Dr. Isabel Escobar has heard the stories — and has long admired Izabel Moletta, the woman she called “vovó” (“grandma”).
“My grandfather supported and encouraged her to pursue an education, so she would leave my aunt, who was a baby, with my grandfather, and she would take a train about an hour ride each way to go to another city so that she could get an education degree,” the UT associate professor of environmental engineering said. “And she ended up becoming the principal at the school where my grandfather was a math teacher.
“So my aunt and my mom have the same feeling toward education: You are going to school. There was never a question.”
After graduating from high school, Escobar left her home in Rio de Janeiro, Brazil, to attend the University of Central Florida in Orlando. She earned bachelor of science, master of science and doctoral degrees in environmental engineering in 1995, 1996 and 2000, respectively.
“I’ve always had a lot of support from my family to get an education and to value education. Your education is something that nobody will ever take away from you. You’ve earned it,” Escobar said. “They would always say money can come and go, a title can come and go, a position, a job, but your education comes and then you have it. My education is the most precious thing I have.”
It’s no wonder she does her part to make education more available. Escobar is involved with Gear Up and Toledo Excel, programs that help prepare middle and high school students for college, and she holds workshops for rural teachers to help put together science lessons for area migrant youth taking summer classes.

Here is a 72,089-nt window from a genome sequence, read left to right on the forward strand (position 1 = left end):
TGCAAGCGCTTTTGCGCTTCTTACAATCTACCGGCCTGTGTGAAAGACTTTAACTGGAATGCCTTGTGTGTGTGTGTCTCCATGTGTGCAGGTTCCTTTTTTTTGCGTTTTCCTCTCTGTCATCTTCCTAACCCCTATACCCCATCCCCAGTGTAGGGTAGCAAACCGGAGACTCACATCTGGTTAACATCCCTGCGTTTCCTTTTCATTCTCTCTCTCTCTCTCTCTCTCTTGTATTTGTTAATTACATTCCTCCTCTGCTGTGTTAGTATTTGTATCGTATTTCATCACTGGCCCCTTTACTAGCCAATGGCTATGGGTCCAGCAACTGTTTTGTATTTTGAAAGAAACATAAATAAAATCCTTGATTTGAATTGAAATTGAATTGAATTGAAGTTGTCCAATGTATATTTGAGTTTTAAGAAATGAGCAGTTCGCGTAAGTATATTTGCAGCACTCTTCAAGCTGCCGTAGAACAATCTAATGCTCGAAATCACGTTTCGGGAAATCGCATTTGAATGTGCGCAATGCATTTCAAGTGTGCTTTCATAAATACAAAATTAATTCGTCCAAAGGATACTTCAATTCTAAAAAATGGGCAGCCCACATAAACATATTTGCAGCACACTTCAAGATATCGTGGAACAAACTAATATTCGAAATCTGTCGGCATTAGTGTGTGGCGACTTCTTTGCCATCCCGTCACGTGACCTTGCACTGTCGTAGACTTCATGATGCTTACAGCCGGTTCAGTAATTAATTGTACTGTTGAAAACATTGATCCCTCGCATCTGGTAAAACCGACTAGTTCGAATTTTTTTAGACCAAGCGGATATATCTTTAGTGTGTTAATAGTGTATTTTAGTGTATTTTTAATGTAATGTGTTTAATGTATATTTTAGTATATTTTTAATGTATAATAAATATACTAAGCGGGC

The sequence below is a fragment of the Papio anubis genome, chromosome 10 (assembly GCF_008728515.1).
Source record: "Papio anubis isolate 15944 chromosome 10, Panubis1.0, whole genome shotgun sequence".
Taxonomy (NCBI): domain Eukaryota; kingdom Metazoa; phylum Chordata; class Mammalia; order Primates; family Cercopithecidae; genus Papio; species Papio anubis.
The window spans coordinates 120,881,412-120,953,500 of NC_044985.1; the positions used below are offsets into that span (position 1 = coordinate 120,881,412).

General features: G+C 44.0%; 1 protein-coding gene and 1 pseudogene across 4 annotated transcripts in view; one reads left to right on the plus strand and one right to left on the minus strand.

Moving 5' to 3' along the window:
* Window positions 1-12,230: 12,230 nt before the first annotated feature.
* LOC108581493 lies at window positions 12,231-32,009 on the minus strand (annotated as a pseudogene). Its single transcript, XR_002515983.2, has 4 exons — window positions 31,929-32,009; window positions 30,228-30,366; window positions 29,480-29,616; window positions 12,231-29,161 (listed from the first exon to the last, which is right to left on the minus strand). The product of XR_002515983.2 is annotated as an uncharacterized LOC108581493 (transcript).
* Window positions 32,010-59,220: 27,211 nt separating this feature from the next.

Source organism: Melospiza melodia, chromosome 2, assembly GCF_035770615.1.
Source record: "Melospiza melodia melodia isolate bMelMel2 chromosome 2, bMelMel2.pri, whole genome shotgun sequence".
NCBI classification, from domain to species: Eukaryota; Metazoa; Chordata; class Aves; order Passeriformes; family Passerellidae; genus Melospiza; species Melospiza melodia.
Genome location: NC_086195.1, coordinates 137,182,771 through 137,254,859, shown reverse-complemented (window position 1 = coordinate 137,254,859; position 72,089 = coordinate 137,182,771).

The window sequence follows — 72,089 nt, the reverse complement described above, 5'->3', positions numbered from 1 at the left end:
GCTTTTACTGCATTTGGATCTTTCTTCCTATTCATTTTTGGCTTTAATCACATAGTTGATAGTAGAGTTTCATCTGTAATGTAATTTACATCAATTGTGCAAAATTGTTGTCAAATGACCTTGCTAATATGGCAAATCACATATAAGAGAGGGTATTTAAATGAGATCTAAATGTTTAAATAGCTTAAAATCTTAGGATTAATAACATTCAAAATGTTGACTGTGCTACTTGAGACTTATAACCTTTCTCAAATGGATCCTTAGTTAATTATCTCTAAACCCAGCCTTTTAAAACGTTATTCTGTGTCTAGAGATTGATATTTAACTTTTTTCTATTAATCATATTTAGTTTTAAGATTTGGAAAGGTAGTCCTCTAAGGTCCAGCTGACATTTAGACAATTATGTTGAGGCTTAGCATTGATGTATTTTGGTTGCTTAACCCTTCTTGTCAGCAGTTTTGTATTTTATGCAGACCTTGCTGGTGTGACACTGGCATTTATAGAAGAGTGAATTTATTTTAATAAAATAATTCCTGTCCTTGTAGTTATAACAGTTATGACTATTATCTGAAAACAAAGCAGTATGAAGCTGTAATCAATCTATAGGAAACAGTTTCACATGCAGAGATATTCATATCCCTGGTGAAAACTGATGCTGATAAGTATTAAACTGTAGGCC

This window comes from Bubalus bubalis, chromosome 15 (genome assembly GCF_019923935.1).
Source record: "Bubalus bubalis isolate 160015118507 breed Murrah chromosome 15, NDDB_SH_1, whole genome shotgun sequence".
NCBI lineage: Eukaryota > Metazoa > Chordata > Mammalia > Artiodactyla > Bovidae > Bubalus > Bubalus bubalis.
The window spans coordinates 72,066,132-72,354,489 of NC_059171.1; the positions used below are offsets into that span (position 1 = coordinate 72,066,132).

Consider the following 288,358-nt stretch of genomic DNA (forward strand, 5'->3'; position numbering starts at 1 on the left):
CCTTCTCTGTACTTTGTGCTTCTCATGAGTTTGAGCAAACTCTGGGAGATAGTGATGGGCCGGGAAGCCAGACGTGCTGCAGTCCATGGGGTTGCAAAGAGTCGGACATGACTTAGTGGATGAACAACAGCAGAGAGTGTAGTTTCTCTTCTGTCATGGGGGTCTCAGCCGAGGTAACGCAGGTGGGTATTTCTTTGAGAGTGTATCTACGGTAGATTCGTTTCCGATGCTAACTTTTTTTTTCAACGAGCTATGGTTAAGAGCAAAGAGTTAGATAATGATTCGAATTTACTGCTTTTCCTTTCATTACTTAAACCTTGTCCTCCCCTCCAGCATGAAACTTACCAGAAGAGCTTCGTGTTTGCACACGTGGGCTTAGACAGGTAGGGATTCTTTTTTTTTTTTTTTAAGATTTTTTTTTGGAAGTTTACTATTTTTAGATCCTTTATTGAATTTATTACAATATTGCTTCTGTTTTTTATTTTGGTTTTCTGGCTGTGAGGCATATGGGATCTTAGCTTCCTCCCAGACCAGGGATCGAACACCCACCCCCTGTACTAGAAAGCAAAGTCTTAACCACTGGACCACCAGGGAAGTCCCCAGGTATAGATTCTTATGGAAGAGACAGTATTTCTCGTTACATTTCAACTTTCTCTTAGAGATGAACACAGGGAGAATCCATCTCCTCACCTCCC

“I would love to live in a world where everyone has the choice and the ability to obtain a higher education,” she said.
Escobar also serves as the faculty adviser for the UT student chapter of the Society of Women Engineers and is the coordinator of the Catharine S. Eberly Center for Women’s Women in STEMM Excelling (WISE) mentor program that pairs incoming undergraduate female students pursuing science, technology, engineering, math or medicine with women who have experience in those fields.
“For women and minorities, it goes back to trying to be a mentor so they know they’re not the first person going through what they’re going through. You only learn this by forming a community,” she explained. “Just knowing there’s someone similar to you that’s gone through the same problem — it doesn’t make the problem go away, but it helps you breathe through it.”
And Escobar knows what it’s like to work in a male-dominated field.
“There are less than 20 percent women in engineering. Now some engineering majors have more than others,” she said. “For instance, here at UT, the incoming bioengineering class is 50 percent women. Chemical engineering, the environmental side, they all tend to have a higher percentage of women and that’s because quite often women can see how they can help a community, they feel they can help people in these fields.”
As a researcher, Escobar focuses on improving membrane filtration of water to make it drinkable. She has received more than $1 million in awards for her work.
For her outreach efforts and work in the classroom and in the lab, Escobar received the 2009 YWCA Milestone Award in education last week.
“It was very moving to me,” Escobar said of the honor. “Just knowing someone was noticing what I was doing and what I’m doing is big enough to make an impact; it still touches me so much.”